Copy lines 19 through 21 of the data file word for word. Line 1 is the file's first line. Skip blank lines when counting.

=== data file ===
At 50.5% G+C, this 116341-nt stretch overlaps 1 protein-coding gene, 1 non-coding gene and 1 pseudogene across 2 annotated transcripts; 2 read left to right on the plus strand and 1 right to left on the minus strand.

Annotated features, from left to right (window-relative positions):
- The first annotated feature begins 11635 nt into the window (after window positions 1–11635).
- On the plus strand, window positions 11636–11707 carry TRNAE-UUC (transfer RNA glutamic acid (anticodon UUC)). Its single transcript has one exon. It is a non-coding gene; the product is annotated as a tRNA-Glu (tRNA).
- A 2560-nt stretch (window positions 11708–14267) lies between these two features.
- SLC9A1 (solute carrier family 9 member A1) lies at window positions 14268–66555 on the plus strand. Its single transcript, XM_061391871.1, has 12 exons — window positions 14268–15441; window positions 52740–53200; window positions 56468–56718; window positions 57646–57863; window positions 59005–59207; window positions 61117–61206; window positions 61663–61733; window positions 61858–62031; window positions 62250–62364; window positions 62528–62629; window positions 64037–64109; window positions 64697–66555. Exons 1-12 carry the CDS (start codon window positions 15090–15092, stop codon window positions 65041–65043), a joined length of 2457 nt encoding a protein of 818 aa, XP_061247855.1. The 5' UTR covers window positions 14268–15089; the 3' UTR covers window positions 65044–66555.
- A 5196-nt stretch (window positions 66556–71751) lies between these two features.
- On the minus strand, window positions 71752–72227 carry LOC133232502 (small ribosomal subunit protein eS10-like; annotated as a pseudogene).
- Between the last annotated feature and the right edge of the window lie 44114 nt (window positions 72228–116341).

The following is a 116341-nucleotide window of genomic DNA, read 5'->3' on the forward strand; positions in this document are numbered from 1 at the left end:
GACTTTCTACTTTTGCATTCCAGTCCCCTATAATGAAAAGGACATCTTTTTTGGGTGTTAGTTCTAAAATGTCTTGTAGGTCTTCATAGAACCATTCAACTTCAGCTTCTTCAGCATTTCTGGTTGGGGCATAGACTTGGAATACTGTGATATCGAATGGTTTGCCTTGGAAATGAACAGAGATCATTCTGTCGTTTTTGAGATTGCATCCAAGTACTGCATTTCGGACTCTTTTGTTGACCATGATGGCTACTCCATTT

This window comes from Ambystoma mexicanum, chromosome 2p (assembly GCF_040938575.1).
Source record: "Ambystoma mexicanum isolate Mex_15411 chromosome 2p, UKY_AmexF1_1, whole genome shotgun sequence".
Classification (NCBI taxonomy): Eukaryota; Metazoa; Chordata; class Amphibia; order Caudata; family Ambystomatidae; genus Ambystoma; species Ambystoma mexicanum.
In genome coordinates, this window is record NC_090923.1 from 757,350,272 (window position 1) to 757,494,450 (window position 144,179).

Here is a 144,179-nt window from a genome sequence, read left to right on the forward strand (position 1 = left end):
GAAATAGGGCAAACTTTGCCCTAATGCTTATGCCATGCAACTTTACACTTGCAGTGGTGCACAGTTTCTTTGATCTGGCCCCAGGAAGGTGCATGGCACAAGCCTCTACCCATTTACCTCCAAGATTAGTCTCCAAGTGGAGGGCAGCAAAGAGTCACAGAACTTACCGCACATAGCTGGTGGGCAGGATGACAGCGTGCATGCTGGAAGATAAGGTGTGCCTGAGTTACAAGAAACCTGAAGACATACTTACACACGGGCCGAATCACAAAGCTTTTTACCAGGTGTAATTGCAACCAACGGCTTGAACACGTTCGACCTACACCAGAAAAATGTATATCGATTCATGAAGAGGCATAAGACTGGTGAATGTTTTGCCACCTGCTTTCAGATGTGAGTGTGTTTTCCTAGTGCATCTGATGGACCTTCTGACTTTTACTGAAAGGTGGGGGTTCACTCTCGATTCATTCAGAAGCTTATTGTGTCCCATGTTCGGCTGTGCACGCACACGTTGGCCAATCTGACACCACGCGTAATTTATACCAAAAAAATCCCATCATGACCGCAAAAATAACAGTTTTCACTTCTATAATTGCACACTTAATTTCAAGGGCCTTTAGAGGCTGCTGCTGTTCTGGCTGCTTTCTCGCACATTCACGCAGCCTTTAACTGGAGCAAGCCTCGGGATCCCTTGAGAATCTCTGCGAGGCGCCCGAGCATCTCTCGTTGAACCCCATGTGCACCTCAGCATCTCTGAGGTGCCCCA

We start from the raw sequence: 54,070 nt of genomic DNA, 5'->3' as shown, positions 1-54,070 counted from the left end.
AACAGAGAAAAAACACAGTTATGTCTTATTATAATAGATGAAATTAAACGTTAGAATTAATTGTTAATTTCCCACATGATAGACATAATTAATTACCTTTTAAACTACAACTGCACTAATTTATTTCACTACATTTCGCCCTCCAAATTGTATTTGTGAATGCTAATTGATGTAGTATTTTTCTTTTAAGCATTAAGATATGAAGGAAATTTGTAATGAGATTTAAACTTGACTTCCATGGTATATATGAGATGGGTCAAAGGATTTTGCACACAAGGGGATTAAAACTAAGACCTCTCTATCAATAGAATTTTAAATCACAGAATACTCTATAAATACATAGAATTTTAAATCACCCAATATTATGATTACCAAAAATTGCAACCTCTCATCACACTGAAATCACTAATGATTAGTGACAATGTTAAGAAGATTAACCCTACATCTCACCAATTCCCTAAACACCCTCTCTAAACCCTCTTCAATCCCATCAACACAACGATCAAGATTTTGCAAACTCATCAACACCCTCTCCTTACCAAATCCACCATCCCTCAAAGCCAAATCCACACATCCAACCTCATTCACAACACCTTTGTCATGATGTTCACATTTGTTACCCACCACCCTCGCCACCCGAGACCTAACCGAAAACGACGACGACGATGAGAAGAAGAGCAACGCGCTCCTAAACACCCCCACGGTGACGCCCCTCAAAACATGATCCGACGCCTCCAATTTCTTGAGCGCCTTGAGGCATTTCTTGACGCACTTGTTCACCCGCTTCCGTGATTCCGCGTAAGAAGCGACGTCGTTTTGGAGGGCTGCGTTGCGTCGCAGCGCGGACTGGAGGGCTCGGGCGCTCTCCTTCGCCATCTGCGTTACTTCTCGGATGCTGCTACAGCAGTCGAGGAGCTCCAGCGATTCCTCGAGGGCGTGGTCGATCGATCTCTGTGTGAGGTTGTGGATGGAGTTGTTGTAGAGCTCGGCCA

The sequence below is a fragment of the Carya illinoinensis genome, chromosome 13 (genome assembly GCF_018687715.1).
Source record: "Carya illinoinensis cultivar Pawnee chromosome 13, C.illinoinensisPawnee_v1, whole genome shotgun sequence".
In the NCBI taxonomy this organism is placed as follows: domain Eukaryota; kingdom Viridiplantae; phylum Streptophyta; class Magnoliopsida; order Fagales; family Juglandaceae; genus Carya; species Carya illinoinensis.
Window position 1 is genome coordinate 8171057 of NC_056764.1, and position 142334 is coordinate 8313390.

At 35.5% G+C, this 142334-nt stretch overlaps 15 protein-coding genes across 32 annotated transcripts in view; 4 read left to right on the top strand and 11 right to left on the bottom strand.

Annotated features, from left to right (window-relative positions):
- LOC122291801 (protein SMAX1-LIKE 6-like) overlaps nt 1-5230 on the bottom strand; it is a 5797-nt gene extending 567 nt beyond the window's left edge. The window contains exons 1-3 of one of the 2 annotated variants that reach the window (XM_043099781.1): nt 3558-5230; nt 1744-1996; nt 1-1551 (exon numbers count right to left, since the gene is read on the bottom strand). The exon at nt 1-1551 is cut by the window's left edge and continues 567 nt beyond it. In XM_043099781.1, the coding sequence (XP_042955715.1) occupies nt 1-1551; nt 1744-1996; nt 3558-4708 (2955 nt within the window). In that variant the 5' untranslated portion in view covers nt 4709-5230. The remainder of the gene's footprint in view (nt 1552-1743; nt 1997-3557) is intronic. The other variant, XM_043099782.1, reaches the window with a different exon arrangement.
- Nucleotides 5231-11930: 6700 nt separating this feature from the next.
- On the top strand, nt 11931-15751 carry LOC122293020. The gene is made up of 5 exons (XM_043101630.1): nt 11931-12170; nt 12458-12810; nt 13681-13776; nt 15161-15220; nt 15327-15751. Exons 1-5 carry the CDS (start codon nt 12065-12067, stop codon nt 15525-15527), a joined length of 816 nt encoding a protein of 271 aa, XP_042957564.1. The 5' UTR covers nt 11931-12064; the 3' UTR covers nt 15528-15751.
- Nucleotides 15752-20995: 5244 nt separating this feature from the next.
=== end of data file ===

AACAGAGAAAAAACACAGTTATGTCTTATTATAATAGATGAAATTAAACGTTAGAATTAATTGTTAATTTCCCACATGATAGACATAATTAATTACCTTTTAAACTACAACTGCACTAATTTATTTCACTACATTTCGCCCTCCAAATTGTATTTGTGAATGCTAATTGATGTAGTATTTTTCTTTTAAGCATTAAGATATGAAGGAAATTTGTAATGAGATTTAAACTTGACTTCCATGGTATATATGAGATGGGTCAAAGGATTTTGCACACAAGGGGATTAAAACTAAGACCTCTCTATCAATAGAATTTTAAATCACAGAATACTCTATAAATACATAGAATTTTAAATCACCCAATATTATGATTACCAAAAATTGCAACCTCTCATCACACTGAAATCACTAATGATTAGTGACAATGTTAAGAAGATTAACCCTACATCTCACCAATTCCCTAAACACCCTCTCTAAACCCTCTTCAATCCCATCAACACAACGATCAAGATTTTGCAAACTCATCAACACCCTCTCCTTACCAAATCCACCATCCCTCAAAGCCAAATCCACACATCCAACCTCATTCACAACACCTTTGTCATGATGTTCACATTTGTTACCCACCACCCTCGCCACCCGAGACCTAACCGAAAACGACGACGACGATGAGAAGAAGAGCAACGCGCTCCTAAACACCCCCACGGTGACGCCCCTCAAAACATGATCCGACGCCTCCAATTTCTTGAGCGCCTTGAGGCATTTCTTGACGCACTTGTTCACCCGCTTCCGTGATTCCGCGTAAGAAGCGACGTCGTTTTGGAGGGCTGCGTTGCGTCGCAGCGCGGACTGGAGGGCTCGGGCGCTCTCCTTCGCCATCTGCGTTACTTCTCGGATGCTGCTACAGCAGTCGAGGAGCTCCAGCGATTCCTCGAGGGCGTGGTCGATCGATCTCTGTGTGAGGTTGTGGATGGAGTTGTTGTAGAGCTCGGCCA

The sequence below is a fragment of the Carya illinoinensis genome, chromosome 13 (genome assembly GCF_018687715.1).
Source record: "Carya illinoinensis cultivar Pawnee chromosome 13, C.illinoinensisPawnee_v1, whole genome shotgun sequence".